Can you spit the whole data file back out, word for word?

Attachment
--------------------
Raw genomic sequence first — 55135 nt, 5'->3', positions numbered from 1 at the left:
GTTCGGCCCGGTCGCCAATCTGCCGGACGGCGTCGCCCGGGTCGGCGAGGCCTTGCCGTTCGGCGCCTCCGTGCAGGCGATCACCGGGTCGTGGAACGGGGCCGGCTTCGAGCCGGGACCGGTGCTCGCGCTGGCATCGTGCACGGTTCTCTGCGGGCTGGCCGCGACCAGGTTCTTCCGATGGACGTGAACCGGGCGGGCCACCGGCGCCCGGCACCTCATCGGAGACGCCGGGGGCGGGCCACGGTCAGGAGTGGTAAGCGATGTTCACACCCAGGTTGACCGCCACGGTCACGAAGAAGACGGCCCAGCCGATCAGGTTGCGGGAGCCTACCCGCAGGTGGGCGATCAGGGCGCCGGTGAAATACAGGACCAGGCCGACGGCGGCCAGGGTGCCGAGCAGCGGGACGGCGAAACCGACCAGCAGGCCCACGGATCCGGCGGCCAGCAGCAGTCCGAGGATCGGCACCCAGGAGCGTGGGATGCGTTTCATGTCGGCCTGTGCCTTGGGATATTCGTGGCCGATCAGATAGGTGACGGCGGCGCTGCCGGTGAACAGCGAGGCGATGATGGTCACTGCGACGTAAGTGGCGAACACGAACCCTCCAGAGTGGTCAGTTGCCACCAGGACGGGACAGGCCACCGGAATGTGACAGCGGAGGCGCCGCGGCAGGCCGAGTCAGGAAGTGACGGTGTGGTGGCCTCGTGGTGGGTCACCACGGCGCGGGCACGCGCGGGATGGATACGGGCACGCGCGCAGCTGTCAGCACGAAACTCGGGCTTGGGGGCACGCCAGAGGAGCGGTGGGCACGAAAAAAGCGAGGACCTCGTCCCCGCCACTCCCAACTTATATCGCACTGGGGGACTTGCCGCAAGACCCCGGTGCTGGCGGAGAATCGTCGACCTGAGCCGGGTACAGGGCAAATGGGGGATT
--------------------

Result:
Raw genomic sequence first — 55135 nt, 5'->3', positions numbered from 1 at the left:
GTTCGGCCCGGTCGCCAATCTGCCGGACGGCGTCGCCCGGGTCGGCGAGGCCTTGCCGTTCGGCGCCTCCGTGCAGGCGATCACCGGGTCGTGGAACGGGGCCGGCTTCGAGCCGGGACCGGTGCTCGCGCTGGCATCGTGCACGGTTCTCTGCGGGCTGGCCGCGACCAGGTTCTTCCGATGGACGTGAACCGGGCGGGCCACCGGCGCCCGGCACCTCATCGGAGACGCCGGGGGCGGGCCACGGTCAGGAGTGGTAAGCGATGTTCACACCCAGGTTGACCGCCACGGTCACGAAGAAGACGGCCCAGCCGATCAGGTTGCGGGAGCCTACCCGCAGGTGGGCGATCAGGGCGCCGGTGAAATACAGGACCAGGCCGACGGCGGCCAGGGTGCCGAGCAGCGGGACGGCGAAACCGACCAGCAGGCCCACGGATCCGGCGGCCAGCAGCAGTCCGAGGATCGGCACCCAGGAGCGTGGGATGCGTTTCATGTCGGCCTGTGCCTTGGGATATTCGTGGCCGATCAGATAGGTGACGGCGGCGCTGCCGGTGAACAGCGAGGCGATGATGGTCACTGCGACGTAAGTGGCGAACACGAACCCTCCAGAGTGGTCAGTTGCCACCAGGACGGGACAGGCCACCGGAATGTGACAGCGGAGGCGCCGCGGCAGGCCGAGTCAGGAAGTGACGGTGTGGTGGCCTCGTGGTGGGTCACCACGGCGCGGGCACGCGCGGGATGGATACGGGCACGCGCGCAGCTGTCAGCACGAAACTCGGGCTTGGGGGCACGCCAGAGGAGCGGTGGGCACGAAAAAAGCGAGGACCTCGTCCCCGCCACTCCCAACTTATATCGCACTGGGGGACTTGCCGCAAGACCCCGGTGCTGGCGGAGAATCGTCGACCTGAGCCGGGTACAGGGCAAATGGGGGATT